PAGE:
As many lawyers are aware, the internet has changed the way in which lawyers and law firms connect with clients. As more and more people are seeking news and information online – naturally lawyers need to adapt to this reality and become active. But how?
I recently had an opportunity to speak with John McDougall, CEO of McDougall Interactive Marketing, publisher of the Legal Marketing Review about this very topic. Below are some of the highlights of that discussion. You can listen to the entire audiotape of the discussion by clicking this link.
John McDougall: “Hi, I’m John McDougall, and I’m here today with John Grimley of Asia Law Portal. He’s a consultant to law firms on international business development. We’re going to be talking about today about web compliance and content marketing for international law firms. John, do you feel at risk for breaking Bar rules when you’re developing content for international law firm websites, such as blog posts or social media updates?
John Grimley: In everything I do in a profession that is governed by strict Bar regulations, particularly if you’re working in an international context, you always have to be concerned about this. That’s why whenever I do help clients, irrespective of whatever jurisdiction they’re in, we have a discussion about what is and what isn’t permissible pursuant to local Bar regulations, and we act in complete accordance with that. I think one of the countries that’s covered by Asian Law portal is India. India is in the process of more greatly expanding the ability for its lawyers to engage in social media than they have been in the past.
At the moment, and the Bar regulations at the moment are being studied. At the moment, India, lawyers are not permitted to have fully active social media engagement with active websites and blogging. Some have been using third party vendors to do that at the larger firms but that’s in growth. I do try to focus on that. I do talk to my clients honestly on what is and isn’t permissible.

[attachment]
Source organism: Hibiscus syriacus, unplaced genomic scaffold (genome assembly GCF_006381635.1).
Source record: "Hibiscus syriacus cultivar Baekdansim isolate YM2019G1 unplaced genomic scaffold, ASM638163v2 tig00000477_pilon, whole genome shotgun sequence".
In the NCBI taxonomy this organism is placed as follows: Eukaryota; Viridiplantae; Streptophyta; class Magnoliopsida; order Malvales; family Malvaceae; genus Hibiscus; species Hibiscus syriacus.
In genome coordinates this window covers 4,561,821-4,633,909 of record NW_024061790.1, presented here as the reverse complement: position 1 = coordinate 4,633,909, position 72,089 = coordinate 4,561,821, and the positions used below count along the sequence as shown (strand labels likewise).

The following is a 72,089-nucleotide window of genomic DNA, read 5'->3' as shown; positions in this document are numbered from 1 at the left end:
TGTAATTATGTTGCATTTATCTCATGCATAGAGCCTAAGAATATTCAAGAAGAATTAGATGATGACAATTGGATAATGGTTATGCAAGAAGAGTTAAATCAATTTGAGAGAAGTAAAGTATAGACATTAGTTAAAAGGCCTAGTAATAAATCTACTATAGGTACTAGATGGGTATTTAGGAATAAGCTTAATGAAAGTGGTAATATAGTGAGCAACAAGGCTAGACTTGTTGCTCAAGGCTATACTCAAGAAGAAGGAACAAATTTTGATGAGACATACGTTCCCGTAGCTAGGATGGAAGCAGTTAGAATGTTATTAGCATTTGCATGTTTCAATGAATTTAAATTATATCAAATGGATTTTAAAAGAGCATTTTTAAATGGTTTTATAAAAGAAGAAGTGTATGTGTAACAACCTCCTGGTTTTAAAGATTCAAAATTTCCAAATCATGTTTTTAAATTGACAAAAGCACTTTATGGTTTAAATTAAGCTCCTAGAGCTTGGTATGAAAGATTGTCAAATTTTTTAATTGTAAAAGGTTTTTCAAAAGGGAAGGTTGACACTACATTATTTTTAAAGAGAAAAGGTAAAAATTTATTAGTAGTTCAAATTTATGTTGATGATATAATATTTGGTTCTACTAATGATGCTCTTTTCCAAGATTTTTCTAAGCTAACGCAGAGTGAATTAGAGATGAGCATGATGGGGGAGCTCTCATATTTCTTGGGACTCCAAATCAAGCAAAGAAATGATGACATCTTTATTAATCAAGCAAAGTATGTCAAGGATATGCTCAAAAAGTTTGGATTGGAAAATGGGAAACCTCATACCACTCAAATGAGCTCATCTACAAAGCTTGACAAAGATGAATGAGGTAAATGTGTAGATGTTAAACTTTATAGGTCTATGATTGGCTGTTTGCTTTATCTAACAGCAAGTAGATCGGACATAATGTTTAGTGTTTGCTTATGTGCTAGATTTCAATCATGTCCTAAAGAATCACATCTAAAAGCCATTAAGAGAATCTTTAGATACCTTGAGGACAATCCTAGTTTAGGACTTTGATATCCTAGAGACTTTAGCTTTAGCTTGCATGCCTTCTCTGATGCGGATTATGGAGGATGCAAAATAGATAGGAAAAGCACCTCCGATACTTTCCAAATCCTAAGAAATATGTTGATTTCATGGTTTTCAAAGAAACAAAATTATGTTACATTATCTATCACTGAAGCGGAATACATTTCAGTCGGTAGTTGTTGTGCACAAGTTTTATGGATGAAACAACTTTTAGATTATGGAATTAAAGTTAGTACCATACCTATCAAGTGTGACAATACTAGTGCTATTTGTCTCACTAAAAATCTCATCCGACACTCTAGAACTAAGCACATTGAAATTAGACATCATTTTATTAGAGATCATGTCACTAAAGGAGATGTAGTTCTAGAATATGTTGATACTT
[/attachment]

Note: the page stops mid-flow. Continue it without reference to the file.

John McDougall: Where do you find the official info about what you can and can’t say in terms of compliance for online marketing? Is it different than what you’d find in the US?
John Grimley: It tends to always be the same. It’s the local, regional, national bar associations which are promulgated rules, directives, and other guidance that is relevant to social media.
What oftentimes you find too, which is very refreshing is that many jurisdictions around the international jurisdictions around the world are quite open to social media engagement by lawyers. It’s fun when you see that. Malaysia is a country that you see significant social media engagement by lawyers, for example. Hong Kong, Japan, not as much by lawyers but there’s a real personal affinity for social media engagement by lawyers in Japan. It’s certainly one country that I’d love to cultivate more in terms of lawyer engagement, as a profession.
John McDougall: Are there any types of content you avoid? Any types that you focus on? For example, not giving legal advice.
John Grimley: That’s a great question. I really tend to help clients focus on what I believe and what is probably the most important things to a prospective client’s business given the laws are becoming more competitive whether or not you’re in a major international law firm or you’re in a small firm.
What is important to the client is the most important thing for lawyers to be talking about on social media. If you follow the Twitter feed of some of the major global law firms, they tend to talk about issues related to foreign direct investment. Foreign direct investment, which is very important to clients, whether large or small, it has a direct impact on a law firm’s ability to grow its practice, not just internationally but domestically. It does apply to small law firms.
Small law firms have to try to remain competitive by getting on social by becoming actively engaged in social. They need to do it in a manner that’s going to be effective.It’s effective if they’re talking about things the client has an interest in or they’re ideal potential referral sources have an interest in communicating to a client.
John McDougall: Right. Those are great points. Any final thoughts, we have just about two minutes left, on maybe tips for people being more internationally minded?
John Grimley: If I were a lawyer in a small practice or a medium‑sized business, particularly a medium‑sized firm that is facing challenges, get online, blog. Focus on not just your domestic market. Focus on the international market. Diversify your revenue stream so it’s not just domestic, it’s also international.
Be as rarified and specific in terms of your specialization as you can be. Distinguish yourself in the market. To do that you’ve got to do some of the things that we’ve talked about. If you do that you’re not going to be as worried about competing in the future as you are now.”
The entire interview is available at this link.